Testing web applications is a challenge in multiple dimensions, even when ignoring the testing framework itself:

  1. Writing correct code (learning curve, a lot of pitfalls)
  2. Readability and maintainability
  3. Race conditions and other gotchas
  4. Performance - especially as the number of scenarios increases
  5. Assertions - typically not expressive. Failure create useless errors.
  6. Logging/Troubleshooting

Test cases

First Scenario

Let’s say we that in our web application we have a scenario in which have a list of names, and we want to assert that “John” is in the list. Naive implementation:

List<WebElement> els = driver.findElements(By.cssSelector(""));
List<WebElement> filtered = ->
assertThat(filtered, not(empty()));

This code looks innocent and reasonable, but has serious problems:

  1. If there are 100 elements in the list, it will access the browser 101 times - extremely inefficient.
  2. It retrieves potentially many elements that are not needed. Again, inefficient.
  3. Race condition can lead to false negative - If the list of names is not empty, but the entry with the name “john” appears after a short delay, the first line will return immediately and we will miss “john”, although it is there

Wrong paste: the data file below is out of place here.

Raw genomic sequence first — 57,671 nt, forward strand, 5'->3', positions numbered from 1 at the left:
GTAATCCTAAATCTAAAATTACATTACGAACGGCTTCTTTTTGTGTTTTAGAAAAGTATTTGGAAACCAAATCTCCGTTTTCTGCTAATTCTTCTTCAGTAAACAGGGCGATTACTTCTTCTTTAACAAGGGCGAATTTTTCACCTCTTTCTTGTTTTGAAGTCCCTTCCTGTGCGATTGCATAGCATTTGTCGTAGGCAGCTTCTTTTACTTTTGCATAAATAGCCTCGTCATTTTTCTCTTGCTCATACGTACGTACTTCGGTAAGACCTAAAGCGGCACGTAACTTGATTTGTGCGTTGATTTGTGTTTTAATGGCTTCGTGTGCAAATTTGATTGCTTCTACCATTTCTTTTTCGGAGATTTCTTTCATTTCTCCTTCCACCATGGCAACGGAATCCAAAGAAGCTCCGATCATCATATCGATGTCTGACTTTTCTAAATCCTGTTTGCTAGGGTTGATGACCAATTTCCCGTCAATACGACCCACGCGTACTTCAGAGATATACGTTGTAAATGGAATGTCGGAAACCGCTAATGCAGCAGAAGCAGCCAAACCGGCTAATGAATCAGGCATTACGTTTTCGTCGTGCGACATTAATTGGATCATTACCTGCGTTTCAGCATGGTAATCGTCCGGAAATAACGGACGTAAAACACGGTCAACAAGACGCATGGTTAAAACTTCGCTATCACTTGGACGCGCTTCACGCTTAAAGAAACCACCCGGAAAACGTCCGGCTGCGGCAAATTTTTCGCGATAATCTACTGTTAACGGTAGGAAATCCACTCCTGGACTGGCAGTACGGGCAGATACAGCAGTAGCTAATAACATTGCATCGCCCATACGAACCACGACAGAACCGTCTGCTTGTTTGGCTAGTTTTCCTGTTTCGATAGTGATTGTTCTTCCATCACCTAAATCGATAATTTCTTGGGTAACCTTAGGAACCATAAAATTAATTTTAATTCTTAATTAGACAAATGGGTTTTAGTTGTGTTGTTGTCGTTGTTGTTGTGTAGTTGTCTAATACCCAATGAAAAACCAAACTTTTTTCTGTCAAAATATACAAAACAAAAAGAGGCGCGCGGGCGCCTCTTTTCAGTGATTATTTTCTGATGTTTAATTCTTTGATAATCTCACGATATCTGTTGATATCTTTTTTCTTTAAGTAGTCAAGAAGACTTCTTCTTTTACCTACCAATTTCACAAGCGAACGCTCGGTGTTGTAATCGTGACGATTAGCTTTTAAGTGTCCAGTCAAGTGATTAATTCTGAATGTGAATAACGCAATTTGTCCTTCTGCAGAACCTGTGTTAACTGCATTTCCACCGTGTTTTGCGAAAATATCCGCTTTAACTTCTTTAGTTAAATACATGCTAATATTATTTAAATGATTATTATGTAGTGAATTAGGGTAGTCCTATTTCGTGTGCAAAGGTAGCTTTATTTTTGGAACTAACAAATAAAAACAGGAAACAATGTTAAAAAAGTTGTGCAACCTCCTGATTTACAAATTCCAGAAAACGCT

4. What if “john” is actually inside an element wrapped by the “li”? We will miss it, since we only examine the “li”.
  5. If the list updates during execution, some of the elements we have a reference to, might disappear, resulting in a “StaleElementException” being thrown
  6. The error message of the assertion, in case of a failure, is: “expected not empty, but was empty”. This is not useful.

Besides these, it is also quite brittle to use a string for the selector of the elements.

To illustrate how insidious seemingly innocent code can be, let’s examine 2 examples.

Second Scenario

Let’s say that in our application there is a large table with a “clear” button, and we want to assert it worked properly. Naive implementation:

List<WebElement> all = driver.findElements(By.xpath...);